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December 22, 2008

What's NOT in Santa's Bag

I am a fan of old-time radio programs. Last night I was listening to the December 22, 1949, broadcast of the original “Dragnet” series. The story, based on a true event, was about a nine year-old boy who was given a rifle for Christmas. As he and his closest friend were playing with the gun, one of the boys tripped and fell. The gun went off and one of the boys was killed.

In the closing scene of the Dragnet episode, Sergeant Friday was asked, "What did we learn from this?" His stern reply: "You should never give a kid a gun for Christmas."

I couldn't help but reflect how many times I have heard or read similar stories. And I wonder how many times this holiday season that story will be repeated.

Here is my wish for you…that you and yours have a safe and happy holiday season…and may the coming New Year be one in which we can work together to rid our society of gun violence.

Happy Hanukkah, Merry Christmas, Happy Kwanza, and a joyous Festivus for the rest of us.


  1. How about putting the numbers into perspective

    From this site: http://www.med.umich.edu/1libr/yourchild/guns.htm

    * In 1999, 3,385 kids ages 0-19 years were killed with a gun. This includes homicides, suicides, and unintentional injuries.

    First, I love how "kids" now include people aged 18 & 19. Amazing how those numbers have to be stretched to make a point.

    * This is equivalent to about 9 deaths per day, a figure commonly used by journalists.

    Notice how they don't break down the numbers to explain those deaths yet. Must be dramatic to show the impact of firearms right?

    * The 3,385 firearms-related deaths for age group 0-19 years breaks down to:
    o 214 unintentional
    o 1,078 suicides
    o 1,990 homicides
    o 83 for which the intent could not be determined
    o 20 due to legal intervention

    So, out of all those firearm related deaths, only 214 were unintentional. That is still a high number but nothing like the number of deaths caused each year by traffic accidents, drownings, fires and burns.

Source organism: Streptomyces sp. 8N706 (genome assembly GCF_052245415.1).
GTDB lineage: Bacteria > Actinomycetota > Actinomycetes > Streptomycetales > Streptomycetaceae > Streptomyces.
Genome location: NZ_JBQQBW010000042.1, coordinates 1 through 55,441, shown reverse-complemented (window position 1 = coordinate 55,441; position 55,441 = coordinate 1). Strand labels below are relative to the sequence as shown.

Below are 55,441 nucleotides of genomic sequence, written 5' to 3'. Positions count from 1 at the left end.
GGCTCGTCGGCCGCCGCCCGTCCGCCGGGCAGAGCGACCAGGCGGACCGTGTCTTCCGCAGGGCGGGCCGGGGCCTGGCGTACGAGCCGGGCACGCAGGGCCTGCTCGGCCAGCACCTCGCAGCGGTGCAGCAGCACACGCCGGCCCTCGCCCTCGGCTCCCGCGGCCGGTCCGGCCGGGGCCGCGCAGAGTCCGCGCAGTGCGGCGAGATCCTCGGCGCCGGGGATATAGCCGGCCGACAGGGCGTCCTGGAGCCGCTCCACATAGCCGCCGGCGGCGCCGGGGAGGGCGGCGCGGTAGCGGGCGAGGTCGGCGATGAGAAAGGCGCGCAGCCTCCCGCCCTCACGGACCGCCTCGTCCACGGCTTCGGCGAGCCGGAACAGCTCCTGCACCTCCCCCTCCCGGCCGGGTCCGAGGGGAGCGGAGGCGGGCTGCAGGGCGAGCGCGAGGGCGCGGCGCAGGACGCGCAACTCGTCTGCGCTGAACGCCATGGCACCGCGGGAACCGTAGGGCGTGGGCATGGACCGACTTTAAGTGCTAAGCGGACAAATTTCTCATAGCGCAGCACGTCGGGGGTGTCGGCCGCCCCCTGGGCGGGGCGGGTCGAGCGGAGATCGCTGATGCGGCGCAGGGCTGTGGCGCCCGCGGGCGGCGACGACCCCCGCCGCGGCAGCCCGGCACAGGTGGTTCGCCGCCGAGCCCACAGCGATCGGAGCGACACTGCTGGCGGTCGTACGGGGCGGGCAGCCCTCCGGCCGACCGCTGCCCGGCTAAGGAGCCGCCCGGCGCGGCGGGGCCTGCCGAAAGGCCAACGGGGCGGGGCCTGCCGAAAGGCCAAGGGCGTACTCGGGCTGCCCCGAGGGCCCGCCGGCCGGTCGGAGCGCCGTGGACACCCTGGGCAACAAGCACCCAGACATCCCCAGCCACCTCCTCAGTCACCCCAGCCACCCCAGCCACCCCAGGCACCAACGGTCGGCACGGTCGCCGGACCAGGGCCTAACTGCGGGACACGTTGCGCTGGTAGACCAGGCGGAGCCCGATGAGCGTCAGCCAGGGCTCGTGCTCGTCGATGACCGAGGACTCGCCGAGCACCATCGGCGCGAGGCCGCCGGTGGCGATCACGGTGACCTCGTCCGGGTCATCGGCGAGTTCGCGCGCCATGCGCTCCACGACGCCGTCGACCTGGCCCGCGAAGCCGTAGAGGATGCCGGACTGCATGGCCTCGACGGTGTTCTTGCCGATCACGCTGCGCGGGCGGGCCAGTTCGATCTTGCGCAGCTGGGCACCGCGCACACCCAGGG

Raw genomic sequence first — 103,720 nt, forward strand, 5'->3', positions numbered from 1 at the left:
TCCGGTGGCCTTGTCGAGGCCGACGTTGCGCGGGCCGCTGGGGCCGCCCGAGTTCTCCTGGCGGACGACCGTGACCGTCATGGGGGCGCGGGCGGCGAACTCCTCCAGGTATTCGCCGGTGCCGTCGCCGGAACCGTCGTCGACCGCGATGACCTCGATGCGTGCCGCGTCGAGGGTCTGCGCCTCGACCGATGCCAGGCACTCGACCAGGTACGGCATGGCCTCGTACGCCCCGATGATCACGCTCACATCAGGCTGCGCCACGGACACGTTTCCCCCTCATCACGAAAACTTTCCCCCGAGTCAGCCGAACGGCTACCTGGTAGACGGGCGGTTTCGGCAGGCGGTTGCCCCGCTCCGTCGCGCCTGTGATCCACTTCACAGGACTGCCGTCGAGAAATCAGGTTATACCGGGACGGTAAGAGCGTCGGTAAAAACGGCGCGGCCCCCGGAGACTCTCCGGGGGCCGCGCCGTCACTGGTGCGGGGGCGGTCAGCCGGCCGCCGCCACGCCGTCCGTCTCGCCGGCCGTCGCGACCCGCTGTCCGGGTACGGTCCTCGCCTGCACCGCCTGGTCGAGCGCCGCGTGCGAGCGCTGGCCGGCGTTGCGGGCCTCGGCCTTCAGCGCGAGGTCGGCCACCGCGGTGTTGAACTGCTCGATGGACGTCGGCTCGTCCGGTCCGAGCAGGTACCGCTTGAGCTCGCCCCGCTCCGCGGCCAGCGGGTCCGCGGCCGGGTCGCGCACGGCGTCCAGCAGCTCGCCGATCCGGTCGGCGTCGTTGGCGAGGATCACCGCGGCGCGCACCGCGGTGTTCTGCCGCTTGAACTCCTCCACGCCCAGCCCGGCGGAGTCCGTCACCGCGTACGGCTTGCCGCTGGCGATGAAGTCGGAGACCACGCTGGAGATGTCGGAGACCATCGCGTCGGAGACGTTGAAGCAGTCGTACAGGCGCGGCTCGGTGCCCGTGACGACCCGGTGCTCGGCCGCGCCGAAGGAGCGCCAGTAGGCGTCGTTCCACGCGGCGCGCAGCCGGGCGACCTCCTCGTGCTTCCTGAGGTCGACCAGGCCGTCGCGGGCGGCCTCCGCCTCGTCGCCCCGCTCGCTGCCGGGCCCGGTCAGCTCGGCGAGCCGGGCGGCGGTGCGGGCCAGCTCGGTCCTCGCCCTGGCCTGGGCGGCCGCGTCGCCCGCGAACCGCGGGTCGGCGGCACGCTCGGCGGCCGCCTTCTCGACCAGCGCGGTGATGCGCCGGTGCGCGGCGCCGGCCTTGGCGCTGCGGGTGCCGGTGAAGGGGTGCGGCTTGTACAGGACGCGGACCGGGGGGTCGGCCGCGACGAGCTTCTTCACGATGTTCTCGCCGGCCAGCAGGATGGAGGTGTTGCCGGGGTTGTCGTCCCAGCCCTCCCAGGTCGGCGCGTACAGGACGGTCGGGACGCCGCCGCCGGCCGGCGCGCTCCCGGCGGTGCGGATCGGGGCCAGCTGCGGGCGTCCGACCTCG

* Of the total firearms-related deaths:
    o 73 were of children under five years old
    o 416 were children 5-14 years old
    o 2,896 were 15-19 years old

    So most of the firearm related deaths were of "children" 15...all the way up to 19. Since accidental deaths have been shown to be smallest percentage, it seems suicide and homicide are the leading cause of firearm related deaths, not accidents.

    Could it be that most of those firearm related deaths are part of criminal activities on the part of the youths?

    Proper training, education and familiarization can reduce accidental deaths. Abstinence only sexual education is decried, it doesn't make sense to employ the same tactics with firearms.

    The NRA Eddy Eagle program is a great resource for teaching youths.

  2. Thanks for your comment, Bob S. You seem to be suggesting that gun violence involving teenagers should not be a cause for concern, because in your mind teenagers are not “kids.” We could not disagree more strongly. Children are treated as dependents typically until the age of 19 and every gun death involving a teenager is a preventable tragedy.

    In any case, young children in America also suffer disproportionately from gun violence. Looking at the most recent 2005 data from the Centers for Disease Control and Prevention (CDC), 69 preschoolers were killed by firearms compared to 53 law enforcement officers killed in the line of duty.

    All told, 3,006 children and teens died from gunfire in the United States in 2005—one child or teen every three hours, eight every day, 58 children and teens every week. More than five times as many children and teens suffered non-fatal gun injuries.

    You also suggest that the deaths of children ages 0-19 should not be a cause for concern if they involve gun suicide or homicide. Again, we disagree totally. Nor have you provided any evidence for your claim that most firearm suicides and homicides “are part of criminal activities on the part of youths.”

    Looking at accidental death specifically, one CDC study found that American children are nine times more likely to die in a firearm accident than children in 25 other industrialized countries (Centers for Disease Control and Prevention, “Rates of homicide, suicide, and firearm-related deaths among children in 26 industrialized countries,” MMWR Morb Mortal Wkly Report, 1997; 46: 101 –105).

    Finally, there is little evidence that exposing children to firearms at a young age reduces the risk of gun death. One study found that children demonstrated more aggressive behavior when toy guns were introduced into play (C.W. Turner and D. Goldsmith, “Effects of toy guns and airplanes on children's antisocial free play behavior,” Journal of Experimental Child Psychology, 1976; 21: 303-313). Several other studies have found that young children will play with firearms even when carefully instructed not to do so (e.g., M.S. Hardy, “Teaching firearm safety to children: failure of a program,” Journal of Developmental and Behavioral Pediatrics,” 2002; 23: 71 –76). - CSGV